We have written recently about two ministers (Mr. and Mrs. Knapp) in Coeur d’Alene, Idaho, who face the prospect of fines and jail time for failing to permit a same-sex wedding at their wedding chapel.
Same-sex marriage became legal in Idaho a few weeks ago when the U.S. Supreme Court declined to hear an appeal over a lower court ruling striking the state’s marriage laws. According to attorneys from Alliance Defending Freedom–who is representing the ministers–city officials told the pair multiple times that their wedding chapel would be required to perform same-sex weddings. The ministers filed suit against the city. Now the city is backing off, saying that because the wedding chapel is a nonprofit entity, they won’t be required to perform same-sex weddings after all.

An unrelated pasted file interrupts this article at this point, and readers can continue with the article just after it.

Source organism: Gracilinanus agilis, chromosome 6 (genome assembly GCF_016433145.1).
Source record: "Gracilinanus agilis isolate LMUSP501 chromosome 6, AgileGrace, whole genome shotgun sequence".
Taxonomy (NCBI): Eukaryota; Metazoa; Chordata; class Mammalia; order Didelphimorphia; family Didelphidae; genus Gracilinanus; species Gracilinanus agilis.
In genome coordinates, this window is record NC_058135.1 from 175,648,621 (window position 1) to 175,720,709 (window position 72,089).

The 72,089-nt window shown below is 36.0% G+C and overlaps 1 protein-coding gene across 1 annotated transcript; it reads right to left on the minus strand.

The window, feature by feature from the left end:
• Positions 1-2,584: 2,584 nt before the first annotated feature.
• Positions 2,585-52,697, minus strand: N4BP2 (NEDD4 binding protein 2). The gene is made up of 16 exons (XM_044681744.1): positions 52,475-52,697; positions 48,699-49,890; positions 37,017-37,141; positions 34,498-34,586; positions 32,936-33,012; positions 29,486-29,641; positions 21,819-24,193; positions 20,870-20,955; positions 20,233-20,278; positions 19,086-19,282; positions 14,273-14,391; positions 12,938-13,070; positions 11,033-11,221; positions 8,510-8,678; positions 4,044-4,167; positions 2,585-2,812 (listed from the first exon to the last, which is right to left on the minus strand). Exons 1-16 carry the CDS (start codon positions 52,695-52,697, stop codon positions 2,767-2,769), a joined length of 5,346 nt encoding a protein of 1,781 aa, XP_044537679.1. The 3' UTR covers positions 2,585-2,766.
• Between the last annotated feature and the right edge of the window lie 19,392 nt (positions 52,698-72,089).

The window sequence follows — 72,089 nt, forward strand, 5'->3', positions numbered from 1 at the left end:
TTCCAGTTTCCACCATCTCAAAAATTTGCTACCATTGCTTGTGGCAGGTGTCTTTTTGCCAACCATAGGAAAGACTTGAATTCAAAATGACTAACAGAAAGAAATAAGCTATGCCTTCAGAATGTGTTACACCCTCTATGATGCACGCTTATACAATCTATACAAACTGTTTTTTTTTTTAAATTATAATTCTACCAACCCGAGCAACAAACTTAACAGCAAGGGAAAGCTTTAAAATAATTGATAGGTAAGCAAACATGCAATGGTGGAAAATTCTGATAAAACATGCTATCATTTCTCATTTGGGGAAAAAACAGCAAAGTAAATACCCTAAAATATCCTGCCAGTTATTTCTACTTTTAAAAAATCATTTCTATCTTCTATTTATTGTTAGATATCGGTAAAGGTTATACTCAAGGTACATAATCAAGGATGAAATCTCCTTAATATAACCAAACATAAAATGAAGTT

There’s just one problem, ADF writes: The Hitching Post Wedding Chapel is not non-profit. It is a for-profit chapel. In fact, ADF says there are four things that need to be set straight about this case concerning religious liberty:
- The Hitching Post is a for-profit corporation, and it always has been.
- The city, on at least three separate occasions, made clear that because the Hitching Post is a for-profit company the Knapps would be in violation of the law and subject to criminal prosecution and punishment if they declined to perform same-sex marriages.
- The lawsuit is not premature.
- Idaho’s religious freedom laws should protect the ministers and their business.
This is a critical case for religious liberty in America. The U.S. Supreme Court’s recent ruling in the Hobby Lobby case makes it clear that business owners do not forfeit religious liberty by entering the marketplace. In America, you are not only free to engage in business, but to do so in a manor consistent with your deeply-held convictions.